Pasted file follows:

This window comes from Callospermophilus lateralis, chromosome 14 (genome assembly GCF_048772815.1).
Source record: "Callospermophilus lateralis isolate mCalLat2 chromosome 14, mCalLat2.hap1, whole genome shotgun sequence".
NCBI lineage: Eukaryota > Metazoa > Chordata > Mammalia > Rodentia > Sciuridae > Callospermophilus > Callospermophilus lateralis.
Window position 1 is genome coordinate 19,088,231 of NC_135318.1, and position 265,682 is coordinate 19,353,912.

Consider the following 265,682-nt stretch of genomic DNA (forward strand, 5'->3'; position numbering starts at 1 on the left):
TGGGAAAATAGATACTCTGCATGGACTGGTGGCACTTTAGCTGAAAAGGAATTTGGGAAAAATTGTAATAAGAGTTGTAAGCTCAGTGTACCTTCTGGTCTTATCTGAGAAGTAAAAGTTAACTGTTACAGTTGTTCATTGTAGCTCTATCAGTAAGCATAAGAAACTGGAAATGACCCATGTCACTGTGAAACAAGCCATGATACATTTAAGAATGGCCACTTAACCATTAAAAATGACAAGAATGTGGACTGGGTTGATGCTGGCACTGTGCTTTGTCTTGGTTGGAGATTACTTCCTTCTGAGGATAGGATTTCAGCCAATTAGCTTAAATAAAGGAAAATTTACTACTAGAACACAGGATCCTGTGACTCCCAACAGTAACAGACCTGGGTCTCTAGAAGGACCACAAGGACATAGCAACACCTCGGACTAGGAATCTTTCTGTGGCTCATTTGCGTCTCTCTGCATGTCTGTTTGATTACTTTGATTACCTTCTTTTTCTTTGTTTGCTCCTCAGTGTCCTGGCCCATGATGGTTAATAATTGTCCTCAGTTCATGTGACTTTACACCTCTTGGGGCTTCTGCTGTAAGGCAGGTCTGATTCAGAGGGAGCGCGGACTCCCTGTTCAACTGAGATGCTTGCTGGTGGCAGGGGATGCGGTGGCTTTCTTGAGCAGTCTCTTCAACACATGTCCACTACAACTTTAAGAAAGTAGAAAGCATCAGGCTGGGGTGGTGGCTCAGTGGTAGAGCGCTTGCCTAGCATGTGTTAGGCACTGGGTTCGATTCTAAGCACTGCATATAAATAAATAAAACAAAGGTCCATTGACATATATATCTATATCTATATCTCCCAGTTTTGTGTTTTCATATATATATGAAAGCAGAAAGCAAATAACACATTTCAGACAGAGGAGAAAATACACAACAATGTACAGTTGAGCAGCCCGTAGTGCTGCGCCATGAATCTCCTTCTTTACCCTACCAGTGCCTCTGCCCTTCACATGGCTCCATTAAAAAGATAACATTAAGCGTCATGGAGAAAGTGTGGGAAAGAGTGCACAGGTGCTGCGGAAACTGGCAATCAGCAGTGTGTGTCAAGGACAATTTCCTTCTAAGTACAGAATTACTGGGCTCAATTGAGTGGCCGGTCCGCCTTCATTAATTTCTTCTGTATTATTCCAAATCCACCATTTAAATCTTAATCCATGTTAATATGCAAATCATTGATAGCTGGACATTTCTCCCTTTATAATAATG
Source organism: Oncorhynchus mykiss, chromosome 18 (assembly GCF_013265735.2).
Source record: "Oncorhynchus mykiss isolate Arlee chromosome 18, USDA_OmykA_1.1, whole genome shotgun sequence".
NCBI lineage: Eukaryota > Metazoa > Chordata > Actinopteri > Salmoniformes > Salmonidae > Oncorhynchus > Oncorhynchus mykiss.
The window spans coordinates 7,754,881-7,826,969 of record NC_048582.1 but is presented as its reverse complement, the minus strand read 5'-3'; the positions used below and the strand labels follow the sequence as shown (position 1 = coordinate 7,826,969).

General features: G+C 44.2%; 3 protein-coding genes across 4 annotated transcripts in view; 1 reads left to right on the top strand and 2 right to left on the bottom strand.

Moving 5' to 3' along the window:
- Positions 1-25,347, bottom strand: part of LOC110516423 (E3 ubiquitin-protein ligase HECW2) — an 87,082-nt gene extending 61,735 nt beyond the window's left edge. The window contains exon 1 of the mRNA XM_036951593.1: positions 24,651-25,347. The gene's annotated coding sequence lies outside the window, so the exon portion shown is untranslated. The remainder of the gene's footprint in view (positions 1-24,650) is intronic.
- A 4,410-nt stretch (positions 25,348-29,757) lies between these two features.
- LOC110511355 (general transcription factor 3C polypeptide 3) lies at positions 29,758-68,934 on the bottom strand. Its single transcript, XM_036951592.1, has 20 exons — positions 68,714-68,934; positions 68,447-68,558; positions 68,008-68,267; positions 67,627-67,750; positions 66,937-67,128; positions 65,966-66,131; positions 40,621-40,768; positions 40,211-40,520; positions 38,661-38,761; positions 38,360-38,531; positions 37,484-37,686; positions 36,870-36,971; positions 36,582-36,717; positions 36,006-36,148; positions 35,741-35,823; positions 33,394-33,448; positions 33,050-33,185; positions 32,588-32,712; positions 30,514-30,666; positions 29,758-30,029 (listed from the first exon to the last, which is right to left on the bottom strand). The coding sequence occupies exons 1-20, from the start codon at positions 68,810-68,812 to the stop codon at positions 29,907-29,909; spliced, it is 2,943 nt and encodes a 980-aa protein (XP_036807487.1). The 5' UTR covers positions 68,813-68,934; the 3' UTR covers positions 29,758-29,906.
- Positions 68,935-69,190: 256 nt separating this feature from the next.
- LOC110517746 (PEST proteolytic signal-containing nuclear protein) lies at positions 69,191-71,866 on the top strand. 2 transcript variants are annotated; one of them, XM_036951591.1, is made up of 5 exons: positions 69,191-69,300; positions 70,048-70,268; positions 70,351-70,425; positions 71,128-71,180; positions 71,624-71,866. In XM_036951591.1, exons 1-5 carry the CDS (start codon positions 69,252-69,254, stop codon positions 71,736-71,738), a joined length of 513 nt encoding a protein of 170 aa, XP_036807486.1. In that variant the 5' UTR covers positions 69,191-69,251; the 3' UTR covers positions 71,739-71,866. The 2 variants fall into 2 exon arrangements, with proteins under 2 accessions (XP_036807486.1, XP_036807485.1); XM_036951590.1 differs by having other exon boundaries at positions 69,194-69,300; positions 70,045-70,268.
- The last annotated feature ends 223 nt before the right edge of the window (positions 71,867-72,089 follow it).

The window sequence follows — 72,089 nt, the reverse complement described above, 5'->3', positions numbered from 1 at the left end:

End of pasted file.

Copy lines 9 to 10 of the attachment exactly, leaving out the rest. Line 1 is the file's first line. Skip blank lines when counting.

NCBI lineage: Eukaryota > Metazoa > Chordata > Actinopteri > Salmoniformes > Salmonidae > Oncorhynchus > Oncorhynchus mykiss.
The window spans coordinates 7,754,881-7,826,969 of record NC_048582.1 but is presented as its reverse complement, the minus strand read 5'-3'; the positions used below and the strand labels follow the sequence as shown (position 1 = coordinate 7,826,969).